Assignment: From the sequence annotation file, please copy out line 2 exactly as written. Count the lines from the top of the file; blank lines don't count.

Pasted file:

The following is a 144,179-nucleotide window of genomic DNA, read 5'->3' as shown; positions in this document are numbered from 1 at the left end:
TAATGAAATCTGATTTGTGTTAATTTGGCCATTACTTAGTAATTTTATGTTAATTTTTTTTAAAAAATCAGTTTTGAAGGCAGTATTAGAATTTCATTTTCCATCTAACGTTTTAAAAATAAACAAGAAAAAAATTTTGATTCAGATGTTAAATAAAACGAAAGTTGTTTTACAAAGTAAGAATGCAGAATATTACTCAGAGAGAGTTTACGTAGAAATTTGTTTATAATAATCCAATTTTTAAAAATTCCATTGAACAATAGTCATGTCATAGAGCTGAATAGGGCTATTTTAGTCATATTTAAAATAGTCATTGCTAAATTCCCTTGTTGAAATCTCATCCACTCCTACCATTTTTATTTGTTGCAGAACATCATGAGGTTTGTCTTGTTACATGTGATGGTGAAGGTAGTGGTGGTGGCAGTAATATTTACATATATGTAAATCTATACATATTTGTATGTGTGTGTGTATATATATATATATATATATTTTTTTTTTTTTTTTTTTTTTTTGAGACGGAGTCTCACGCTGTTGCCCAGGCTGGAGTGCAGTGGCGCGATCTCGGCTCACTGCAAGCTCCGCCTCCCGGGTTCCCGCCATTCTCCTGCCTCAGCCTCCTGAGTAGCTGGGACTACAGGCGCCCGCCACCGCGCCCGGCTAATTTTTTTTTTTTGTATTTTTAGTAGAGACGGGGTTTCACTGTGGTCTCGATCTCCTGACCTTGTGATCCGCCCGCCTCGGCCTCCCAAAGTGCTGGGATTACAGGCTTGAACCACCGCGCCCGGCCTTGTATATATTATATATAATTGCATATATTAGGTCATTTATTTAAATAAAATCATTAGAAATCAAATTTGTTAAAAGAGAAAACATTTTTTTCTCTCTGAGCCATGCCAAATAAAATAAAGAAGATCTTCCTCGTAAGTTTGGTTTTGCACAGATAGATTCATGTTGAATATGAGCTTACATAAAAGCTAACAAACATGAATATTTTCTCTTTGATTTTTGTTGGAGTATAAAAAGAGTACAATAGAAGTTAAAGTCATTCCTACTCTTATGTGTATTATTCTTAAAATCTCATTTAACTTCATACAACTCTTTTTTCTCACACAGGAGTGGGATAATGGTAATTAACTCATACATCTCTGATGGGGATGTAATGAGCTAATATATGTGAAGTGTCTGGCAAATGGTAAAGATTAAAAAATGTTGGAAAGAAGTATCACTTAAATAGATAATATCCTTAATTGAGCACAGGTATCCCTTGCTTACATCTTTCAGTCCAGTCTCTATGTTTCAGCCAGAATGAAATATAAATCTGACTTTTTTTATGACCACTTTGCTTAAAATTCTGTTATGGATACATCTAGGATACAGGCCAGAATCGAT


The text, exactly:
TAATGAAATCTGATTTGTGTTAATTTGGCCATTACTTAGTAATTTTATGTTAATTTTTTTTAAAAAATCAGTTTTGAAGGCAGTATTAGAATTTCATTTTCCATCTAACGTTTTAAAAATAAACAAGAAAAAAATTTTGATTCAGATGTTAAATAAAACGAAAGTTGTTTTACAAAGTAAGAATGCAGAATATTACTCAGAGAGAGTTTACGTAGAAATTTGTTTATAATAATCCAATTTTTAAAAATTCCATTGAACAATAGTCATGTCATAGAGCTGAATAGGGCTATTTTAGTCATATTTAAAATAGTCATTGCTAAATTCCCTTGTTGAAATCTCATCCACTCCTACCATTTTTATTTGTTGCAGAACATCATGAGGTTTGTCTTGTTACATGTGATGGTGAAGGTAGTGGTGGTGGCAGTAATATTTACATATATGTAAATCTATACATATTTGTATGTGTGTGTGTATATATATATATATATATATTTTTTTTTTTTTTTTTTTTTTTTGAGACGGAGTCTCACGCTGTTGCCCAGGCTGGAGTGCAGTGGCGCGATCTCGGCTCACTGCAAGCTCCGCCTCCCGGGTTCCCGCCATTCTCCTGCCTCAGCCTCCTGAGTAGCTGGGACTACAGGCGCCCGCCACCGCGCCCGGCTAATTTTTTTTTTTTGTATTTTTAGTAGAGACGGGGTTTCACTGTGGTCTCGATCTCCTGACCTTGTGATCCGCCCGCCTCGGCCTCCCAAAGTGCTGGGATTACAGGCTTGAACCACCGCGCCCGGCCTTGTATATATTATATATAATTGCATATATTAGGTCATTTATTTAAATAAAATCATTAGAAATCAAATTTGTTAAAAGAGAAAACATTTTTTTCTCTCTGAGCCATGCCAAATAAAATAAAGAAGATCTTCCTCGTAAGTTTGGTTTTGCACAGATAGATTCATGTTGAATATGAGCTTACATAAAAGCTAACAAACATGAATATTTTCTCTTTGATTTTTGTTGGAGTATAAAAAGAGTACAATAGAAGTTAAAGTCATTCCTACTCTTATGTGTATTATTCTTAAAATCTCATTTAACTTCATACAACTCTTTTTTCTCACACAGGAGTGGGATAATGGTAATTAACTCATACATCTCTGATGGGGATGTAATGAGCTAATATATGTGAAGTGTCTGGCAAATGGTAAAGATTAAAAAATGTTGGAAAGAAGTATCACTTAAATAGATAATATCCTTAATTGAGCACAGGTATCCCTTGCTTACATCTTTCAGTCCAGTCTCTATGTTTCAGCCAGAATGAAATATAAATCTGACTTTTTTTATGACCACTTTGCTTAAAATTCTGTTATGGATACATCTAGGATACAGGCCAGAATCGAT